A History of Law in Canada Volume II: Law for the New Dominion, 1867-1914

By Jim Phillips, Philip Girard, and R. Blake Brown, published by the University of Toronto Press.

Winner of  the Canadian Law and Society Association Prize for the best book published in 2022.

Jim Phillips is Professor of Law and History at the University of Toronto. Philip Girard is Professor of Law and History at Osgoode Hall Law School/ York University. Blake Brown is Professor of History at St Mary’s University, Halifax. This is the second volume of what will be a three-volume history of law in what is now Canada. The main theme of A History of Law in Canada Volume II is encapsulated in its sub-title:  Law for the New Dominion. As a new state on the global stage, Canada tried to use law to weld into one nation several disparate settler colonies established on Indigenous lands. But unity was elusive:  Canada had to recognize Quebec civil law and tried to override or replace Indigenous law even as it faced challenges to its own authority, from the Northwest Rebellion to the claims of restive provincial premiers.  The volume deals with all aspects of Canadian law and legal institutions, with chapters on the constitution, courts and judges, sources of law (common law, civil law, Indigenous law and statutes), the legal profession, Canadian law and Indigenous peoples (3 chapters), criminal law, law and the economy, labour law, property law, the law affecting women’s status, and civil rights and minorities.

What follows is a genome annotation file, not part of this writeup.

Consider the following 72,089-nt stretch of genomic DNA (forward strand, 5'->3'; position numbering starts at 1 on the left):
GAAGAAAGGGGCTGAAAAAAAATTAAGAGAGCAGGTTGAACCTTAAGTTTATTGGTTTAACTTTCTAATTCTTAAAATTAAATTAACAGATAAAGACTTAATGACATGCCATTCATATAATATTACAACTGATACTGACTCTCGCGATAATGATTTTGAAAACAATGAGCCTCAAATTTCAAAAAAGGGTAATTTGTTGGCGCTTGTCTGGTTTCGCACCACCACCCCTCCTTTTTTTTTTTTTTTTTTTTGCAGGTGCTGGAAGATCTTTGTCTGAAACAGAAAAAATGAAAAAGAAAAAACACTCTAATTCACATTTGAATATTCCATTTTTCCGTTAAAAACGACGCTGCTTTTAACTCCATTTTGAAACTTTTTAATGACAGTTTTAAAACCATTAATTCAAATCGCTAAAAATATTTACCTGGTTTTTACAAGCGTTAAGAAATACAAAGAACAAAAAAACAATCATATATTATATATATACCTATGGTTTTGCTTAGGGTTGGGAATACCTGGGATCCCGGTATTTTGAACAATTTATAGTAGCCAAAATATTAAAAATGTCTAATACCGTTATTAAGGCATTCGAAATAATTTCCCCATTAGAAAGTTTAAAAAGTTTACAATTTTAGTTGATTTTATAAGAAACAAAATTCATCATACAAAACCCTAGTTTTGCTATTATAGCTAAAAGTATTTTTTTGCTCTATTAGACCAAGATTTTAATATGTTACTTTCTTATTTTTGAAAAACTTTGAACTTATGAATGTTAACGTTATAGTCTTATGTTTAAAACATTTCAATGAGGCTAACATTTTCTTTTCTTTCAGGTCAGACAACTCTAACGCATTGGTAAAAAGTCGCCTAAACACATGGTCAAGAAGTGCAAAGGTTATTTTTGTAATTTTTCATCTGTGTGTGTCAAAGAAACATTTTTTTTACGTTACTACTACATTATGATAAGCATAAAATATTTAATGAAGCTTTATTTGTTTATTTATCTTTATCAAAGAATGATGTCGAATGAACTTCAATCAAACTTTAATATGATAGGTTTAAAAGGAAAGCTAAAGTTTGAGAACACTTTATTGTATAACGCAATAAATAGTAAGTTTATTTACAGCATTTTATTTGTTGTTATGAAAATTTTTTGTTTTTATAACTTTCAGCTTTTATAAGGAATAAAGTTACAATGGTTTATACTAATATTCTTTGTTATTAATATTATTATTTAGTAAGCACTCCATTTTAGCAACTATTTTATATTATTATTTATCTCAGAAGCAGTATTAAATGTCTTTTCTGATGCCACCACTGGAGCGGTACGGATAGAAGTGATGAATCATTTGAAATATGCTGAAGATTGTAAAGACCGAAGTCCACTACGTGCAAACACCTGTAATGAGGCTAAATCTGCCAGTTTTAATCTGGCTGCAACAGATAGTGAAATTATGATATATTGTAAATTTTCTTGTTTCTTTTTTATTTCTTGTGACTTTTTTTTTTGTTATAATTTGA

A History of Law in Canada Volume II was awarded the Wesley Pue Book Prize by the Canadian Law and Society Association. The citation which accompanied the Prize reads: “With A History of Law in Canada, Volume 2, Jim Phillips, Philip Girard and R. Blake Brown have significantly contributed to law and society scholarship with a monumental book of legal history. Comprehensive and meticulously sourced, [the book] … illustrates how plural legal orders—Indigenous law, common law and civil law—were impacted by the process of developing and consolidating a national legal order in Canada, and how fundamental aspects of the Canadian legal order took form between 1867 and 1914….  A new and outstanding work in law and society”.

“Phillips, Girard and Brown have delivered a thoughtful interpretative treatment for what they present as idiosyncratic years. The result, along with the first volume and the promised third volume, will stand as an extraordinary and thought provoking contribution to the nation’s legal history’. Jonathan Swainger, Canadian Historical Review, Vol 104, 2023, pp. 607-609.